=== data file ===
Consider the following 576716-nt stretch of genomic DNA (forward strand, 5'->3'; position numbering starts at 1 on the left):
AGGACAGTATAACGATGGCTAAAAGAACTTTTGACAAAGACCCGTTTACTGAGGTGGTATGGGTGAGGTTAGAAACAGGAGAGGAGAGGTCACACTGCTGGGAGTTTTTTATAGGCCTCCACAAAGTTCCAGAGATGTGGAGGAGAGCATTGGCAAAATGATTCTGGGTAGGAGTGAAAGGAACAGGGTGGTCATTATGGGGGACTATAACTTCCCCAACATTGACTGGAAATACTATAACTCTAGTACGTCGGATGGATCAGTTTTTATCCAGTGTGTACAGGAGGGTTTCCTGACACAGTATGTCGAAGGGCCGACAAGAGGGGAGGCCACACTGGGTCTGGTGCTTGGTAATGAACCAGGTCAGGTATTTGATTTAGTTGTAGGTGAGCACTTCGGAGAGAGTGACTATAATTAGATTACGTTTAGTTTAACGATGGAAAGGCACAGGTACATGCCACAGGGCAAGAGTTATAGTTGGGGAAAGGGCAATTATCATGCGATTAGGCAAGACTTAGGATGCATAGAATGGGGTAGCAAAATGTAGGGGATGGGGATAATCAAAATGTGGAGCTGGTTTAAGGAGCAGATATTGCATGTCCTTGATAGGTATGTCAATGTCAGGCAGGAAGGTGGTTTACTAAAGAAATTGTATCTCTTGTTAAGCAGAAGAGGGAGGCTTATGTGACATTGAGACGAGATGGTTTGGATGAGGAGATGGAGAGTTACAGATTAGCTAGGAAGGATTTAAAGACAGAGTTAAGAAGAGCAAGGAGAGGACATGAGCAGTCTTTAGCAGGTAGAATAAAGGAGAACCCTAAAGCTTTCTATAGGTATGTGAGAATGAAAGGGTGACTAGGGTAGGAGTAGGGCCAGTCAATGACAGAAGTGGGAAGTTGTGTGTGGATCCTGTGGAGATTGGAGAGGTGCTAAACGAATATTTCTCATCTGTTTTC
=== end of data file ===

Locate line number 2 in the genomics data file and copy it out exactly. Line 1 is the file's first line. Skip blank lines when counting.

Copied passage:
AGGACAGTATAACGATGGCTAAAAGAACTTTTGACAAAGACCCGTTTACTGAGGTGGTATGGGTGAGGTTAGAAACAGGAGAGGAGAGGTCACACTGCTGGGAGTTTTTTATAGGCCTCCACAAAGTTCCAGAGATGTGGAGGAGAGCATTGGCAAAATGATTCTGGGTAGGAGTGAAAGGAACAGGGTGGTCATTATGGGGGACTATAACTTCCCCAACATTGACTGGAAATACTATAACTCTAGTACGTCGGATGGATCAGTTTTTATCCAGTGTGTACAGGAGGGTTTCCTGACACAGTATGTCGAAGGGCCGACAAGAGGGGAGGCCACACTGGGTCTGGTGCTTGGTAATGAACCAGGTCAGGTATTTGATTTAGTTGTAGGTGAGCACTTCGGAGAGAGTGACTATAATTAGATTACGTTTAGTTTAACGATGGAAAGGCACAGGTACATGCCACAGGGCAAGAGTTATAGTTGGGGAAAGGGCAATTATCATGCGATTAGGCAAGACTTAGGATGCATAGAATGGGGTAGCAAAATGTAGGGGATGGGGATAATCAAAATGTGGAGCTGGTTTAAGGAGCAGATATTGCATGTCCTTGATAGGTATGTCAATGTCAGGCAGGAAGGTGGTTTACTAAAGAAATTGTATCTCTTGTTAAGCAGAAGAGGGAGGCTTATGTGACATTGAGACGAGATGGTTTGGATGAGGAGATGGAGAGTTACAGATTAGCTAGGAAGGATTTAAAGACAGAGTTAAGAAGAGCAAGGAGAGGACATGAGCAGTCTTTAGCAGGTAGAATAAAGGAGAACCCTAAAGCTTTCTATAGGTATGTGAGAATGAAAGGGTGACTAGGGTAGGAGTAGGGCCAGTCAATGACAGAAGTGGGAAGTTGTGTGTGGATCCTGTGGAGATTGGAGAGGTGCTAAACGAATATTTCTCATCTGTTTTC